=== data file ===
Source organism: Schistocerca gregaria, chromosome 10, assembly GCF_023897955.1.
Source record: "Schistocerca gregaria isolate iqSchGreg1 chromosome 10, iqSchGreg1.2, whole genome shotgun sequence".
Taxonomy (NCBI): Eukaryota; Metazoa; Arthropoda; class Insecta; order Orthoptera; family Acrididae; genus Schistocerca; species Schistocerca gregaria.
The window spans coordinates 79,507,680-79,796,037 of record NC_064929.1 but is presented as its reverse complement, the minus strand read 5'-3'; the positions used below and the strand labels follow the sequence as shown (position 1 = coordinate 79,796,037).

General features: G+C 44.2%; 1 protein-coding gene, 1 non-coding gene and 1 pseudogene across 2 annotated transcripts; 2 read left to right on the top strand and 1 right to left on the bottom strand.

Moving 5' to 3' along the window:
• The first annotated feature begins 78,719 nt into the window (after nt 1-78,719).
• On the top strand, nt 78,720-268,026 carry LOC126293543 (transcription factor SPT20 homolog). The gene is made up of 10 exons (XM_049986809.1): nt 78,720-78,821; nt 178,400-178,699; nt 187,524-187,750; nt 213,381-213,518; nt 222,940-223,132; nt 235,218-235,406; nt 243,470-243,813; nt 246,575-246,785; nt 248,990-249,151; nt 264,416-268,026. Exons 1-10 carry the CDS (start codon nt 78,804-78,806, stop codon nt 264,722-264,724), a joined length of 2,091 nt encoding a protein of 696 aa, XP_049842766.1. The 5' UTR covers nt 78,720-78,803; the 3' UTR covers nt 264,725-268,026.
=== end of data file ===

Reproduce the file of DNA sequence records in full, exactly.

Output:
Source organism: Schistocerca gregaria, chromosome 10, assembly GCF_023897955.1.
Source record: "Schistocerca gregaria isolate iqSchGreg1 chromosome 10, iqSchGreg1.2, whole genome shotgun sequence".
Taxonomy (NCBI): Eukaryota; Metazoa; Arthropoda; class Insecta; order Orthoptera; family Acrididae; genus Schistocerca; species Schistocerca gregaria.
The window spans coordinates 79,507,680-79,796,037 of record NC_064929.1 but is presented as its reverse complement, the minus strand read 5'-3'; the positions used below and the strand labels follow the sequence as shown (position 1 = coordinate 79,796,037).

General features: G+C 44.2%; 1 protein-coding gene, 1 non-coding gene and 1 pseudogene across 2 annotated transcripts; 2 read left to right on the top strand and 1 right to left on the bottom strand.

Moving 5' to 3' along the window:
• The first annotated feature begins 78,719 nt into the window (after nt 1-78,719).
• On the top strand, nt 78,720-268,026 carry LOC126293543 (transcription factor SPT20 homolog). The gene is made up of 10 exons (XM_049986809.1): nt 78,720-78,821; nt 178,400-178,699; nt 187,524-187,750; nt 213,381-213,518; nt 222,940-223,132; nt 235,218-235,406; nt 243,470-243,813; nt 246,575-246,785; nt 248,990-249,151; nt 264,416-268,026. Exons 1-10 carry the CDS (start codon nt 78,804-78,806, stop codon nt 264,722-264,724), a joined length of 2,091 nt encoding a protein of 696 aa, XP_049842766.1. The 5' UTR covers nt 78,720-78,803; the 3' UTR covers nt 264,725-268,026.